1

A colleague just asked me about a file on my computer, and I answered him that the file is not a virus, but I'm doubting if I did it correctly.
Let's compare with the sentence "There are no viruses":

English Dutch French
There are no viruses Er zijn geen virussen Il n'y a pas de virus
It's not a virus Het is geen virus "Ce n'est pas un virus." OR "Ce n'est pas de virus."

I went for the first choice, but I'm afraid it might be an anglicism.

Which one is right?

1 Answer 1

3

The first sentence is right. Orally, that would more likely be: C'est pas un virus while the first one would be Y'a pas d'virus.

The second sentence ("être pas de virus") just doesn't work.

What would be possible:

Ce ne sont pas des virus. (There are things, but they are not viruses.)

Ce n'est pas du virus. (Colloquial, taking virus as uncountable.)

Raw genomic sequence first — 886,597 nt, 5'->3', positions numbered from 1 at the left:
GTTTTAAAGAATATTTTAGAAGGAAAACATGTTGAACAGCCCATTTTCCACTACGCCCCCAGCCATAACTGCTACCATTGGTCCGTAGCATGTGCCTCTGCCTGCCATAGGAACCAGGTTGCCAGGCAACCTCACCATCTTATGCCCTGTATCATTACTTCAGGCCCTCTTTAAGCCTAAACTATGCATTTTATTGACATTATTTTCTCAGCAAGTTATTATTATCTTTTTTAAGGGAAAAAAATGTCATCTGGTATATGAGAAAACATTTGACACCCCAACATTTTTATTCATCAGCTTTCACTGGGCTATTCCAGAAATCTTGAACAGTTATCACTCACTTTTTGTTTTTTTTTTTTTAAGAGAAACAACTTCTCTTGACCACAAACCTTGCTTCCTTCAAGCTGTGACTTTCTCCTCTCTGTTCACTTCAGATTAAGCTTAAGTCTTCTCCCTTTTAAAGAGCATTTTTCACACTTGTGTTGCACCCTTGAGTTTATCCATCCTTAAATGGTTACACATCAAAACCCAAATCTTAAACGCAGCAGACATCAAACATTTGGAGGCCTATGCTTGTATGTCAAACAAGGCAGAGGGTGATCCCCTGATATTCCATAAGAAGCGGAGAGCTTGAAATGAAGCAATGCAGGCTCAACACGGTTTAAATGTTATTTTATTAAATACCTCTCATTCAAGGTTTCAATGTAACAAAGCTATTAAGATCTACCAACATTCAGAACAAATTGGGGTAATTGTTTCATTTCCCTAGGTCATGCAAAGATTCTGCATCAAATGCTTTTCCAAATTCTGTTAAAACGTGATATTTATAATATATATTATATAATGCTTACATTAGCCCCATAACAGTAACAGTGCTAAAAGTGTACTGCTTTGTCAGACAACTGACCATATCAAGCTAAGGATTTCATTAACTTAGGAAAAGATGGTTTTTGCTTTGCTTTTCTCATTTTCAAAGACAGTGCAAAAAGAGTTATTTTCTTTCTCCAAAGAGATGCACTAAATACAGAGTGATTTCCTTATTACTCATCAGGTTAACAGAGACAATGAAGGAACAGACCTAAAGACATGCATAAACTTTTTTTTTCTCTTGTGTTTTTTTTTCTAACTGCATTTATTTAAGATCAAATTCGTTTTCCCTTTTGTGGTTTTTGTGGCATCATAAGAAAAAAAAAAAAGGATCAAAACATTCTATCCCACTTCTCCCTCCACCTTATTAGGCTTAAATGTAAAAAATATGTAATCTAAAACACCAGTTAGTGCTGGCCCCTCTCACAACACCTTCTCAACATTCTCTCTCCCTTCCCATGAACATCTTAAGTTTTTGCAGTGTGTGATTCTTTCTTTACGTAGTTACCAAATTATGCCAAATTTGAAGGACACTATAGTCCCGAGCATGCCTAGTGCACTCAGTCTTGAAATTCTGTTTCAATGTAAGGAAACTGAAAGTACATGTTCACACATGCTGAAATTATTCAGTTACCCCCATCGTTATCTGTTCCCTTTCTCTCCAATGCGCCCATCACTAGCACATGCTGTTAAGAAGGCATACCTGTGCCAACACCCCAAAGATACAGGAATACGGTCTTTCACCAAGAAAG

9
  • Do you have some "official" reference?
    – Dominique
    Feb 22, 2023 at 15:36
  • 1
    @Dominique you can check in any grammar how negation is formed. C'est un virus. -> Ce n'est pas un virus. However, il y a (=there is) is a somewhat special grammatical structure: il y a -> il n'y a pas de.
    – Roger V.
    Feb 22, 2023 at 21:25
  • Il n'y a pas un virus is also possible but can be ambiguous (pas un virus, mais trois !) while pas de virus is not ambiguous.
    – jlliagre
    Feb 22, 2023 at 23:53
  • How does “ce ne sont pas des virus” mean ‘there are things, but nothing like viruses’? Wouldn’t it just be ‘these aren’t viruses’? Feb 23, 2023 at 0:54
  • 1
    Ah, okay – I misunderstood, then. I would phrase that as ‘there are [some] things, but they’re not viruses’, since ‘nothing like’ means ‘completely dissimilar to’ (≈ il y a bien des trucs, mais ils ne sont absolument pas comme des virus). Feb 23, 2023 at 12:00

Your Answer

By clicking “Post Your Answer”, you agree to our terms of service and acknowledge you have read our privacy policy.

Not the answer you're looking for? Browse other questions tagged or ask your own question.